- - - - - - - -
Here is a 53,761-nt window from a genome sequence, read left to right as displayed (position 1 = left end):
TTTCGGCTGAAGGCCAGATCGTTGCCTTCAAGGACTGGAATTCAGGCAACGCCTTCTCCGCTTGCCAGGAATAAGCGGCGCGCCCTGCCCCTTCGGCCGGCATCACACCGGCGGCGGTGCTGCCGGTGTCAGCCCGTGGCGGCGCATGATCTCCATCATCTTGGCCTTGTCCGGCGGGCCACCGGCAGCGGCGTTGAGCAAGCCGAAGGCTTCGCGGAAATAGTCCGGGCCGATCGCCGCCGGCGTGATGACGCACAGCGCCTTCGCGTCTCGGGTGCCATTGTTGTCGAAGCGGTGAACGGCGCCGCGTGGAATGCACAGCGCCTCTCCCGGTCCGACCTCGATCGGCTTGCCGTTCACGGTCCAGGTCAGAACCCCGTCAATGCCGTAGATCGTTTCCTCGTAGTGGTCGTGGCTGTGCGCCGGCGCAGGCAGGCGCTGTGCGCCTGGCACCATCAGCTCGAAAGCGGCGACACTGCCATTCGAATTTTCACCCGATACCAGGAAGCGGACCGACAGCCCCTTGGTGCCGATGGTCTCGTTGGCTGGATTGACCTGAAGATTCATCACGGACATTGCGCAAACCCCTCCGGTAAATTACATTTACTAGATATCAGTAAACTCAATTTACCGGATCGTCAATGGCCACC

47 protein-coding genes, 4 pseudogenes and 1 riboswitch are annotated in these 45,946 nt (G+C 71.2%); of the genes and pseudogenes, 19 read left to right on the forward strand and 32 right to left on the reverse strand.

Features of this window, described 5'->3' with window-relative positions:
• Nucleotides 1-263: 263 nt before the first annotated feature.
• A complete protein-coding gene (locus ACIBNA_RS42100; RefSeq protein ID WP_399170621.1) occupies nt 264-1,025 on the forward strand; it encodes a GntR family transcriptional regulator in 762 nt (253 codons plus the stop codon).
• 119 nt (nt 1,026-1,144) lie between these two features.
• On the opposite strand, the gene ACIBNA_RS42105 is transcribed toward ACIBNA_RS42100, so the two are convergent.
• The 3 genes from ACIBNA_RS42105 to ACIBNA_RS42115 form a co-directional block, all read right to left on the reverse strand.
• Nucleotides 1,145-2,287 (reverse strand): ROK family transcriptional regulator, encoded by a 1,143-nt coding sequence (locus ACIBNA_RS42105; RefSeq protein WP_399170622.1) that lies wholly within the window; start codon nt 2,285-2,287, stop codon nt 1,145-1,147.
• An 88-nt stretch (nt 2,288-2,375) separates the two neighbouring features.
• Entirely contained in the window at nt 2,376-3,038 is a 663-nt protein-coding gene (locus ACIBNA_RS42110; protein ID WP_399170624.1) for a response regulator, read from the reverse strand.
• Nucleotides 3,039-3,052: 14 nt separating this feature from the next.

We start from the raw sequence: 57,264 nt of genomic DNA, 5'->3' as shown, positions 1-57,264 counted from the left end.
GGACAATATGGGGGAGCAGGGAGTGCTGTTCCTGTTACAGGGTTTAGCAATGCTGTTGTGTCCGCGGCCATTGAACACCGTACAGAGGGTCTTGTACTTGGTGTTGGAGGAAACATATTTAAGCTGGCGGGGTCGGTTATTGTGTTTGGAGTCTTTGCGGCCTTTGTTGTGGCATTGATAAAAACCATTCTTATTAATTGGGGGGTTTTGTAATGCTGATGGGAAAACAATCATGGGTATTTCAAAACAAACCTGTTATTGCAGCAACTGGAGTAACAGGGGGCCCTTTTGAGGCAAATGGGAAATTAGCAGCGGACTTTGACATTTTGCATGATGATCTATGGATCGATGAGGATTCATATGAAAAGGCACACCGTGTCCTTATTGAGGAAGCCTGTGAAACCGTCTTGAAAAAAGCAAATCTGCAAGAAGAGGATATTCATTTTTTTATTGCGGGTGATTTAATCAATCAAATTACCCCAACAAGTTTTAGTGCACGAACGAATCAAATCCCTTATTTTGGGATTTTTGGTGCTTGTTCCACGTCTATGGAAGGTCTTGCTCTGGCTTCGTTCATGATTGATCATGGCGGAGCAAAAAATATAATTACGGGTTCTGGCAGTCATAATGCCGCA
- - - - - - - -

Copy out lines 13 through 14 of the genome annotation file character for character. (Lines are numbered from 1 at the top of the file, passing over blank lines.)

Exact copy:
• Nucleotides 3,039-3,052: 14 nt separating this feature from the next.

We start from the raw sequence: 57,264 nt of genomic DNA, 5'->3' as shown, positions 1-57,264 counted from the left end.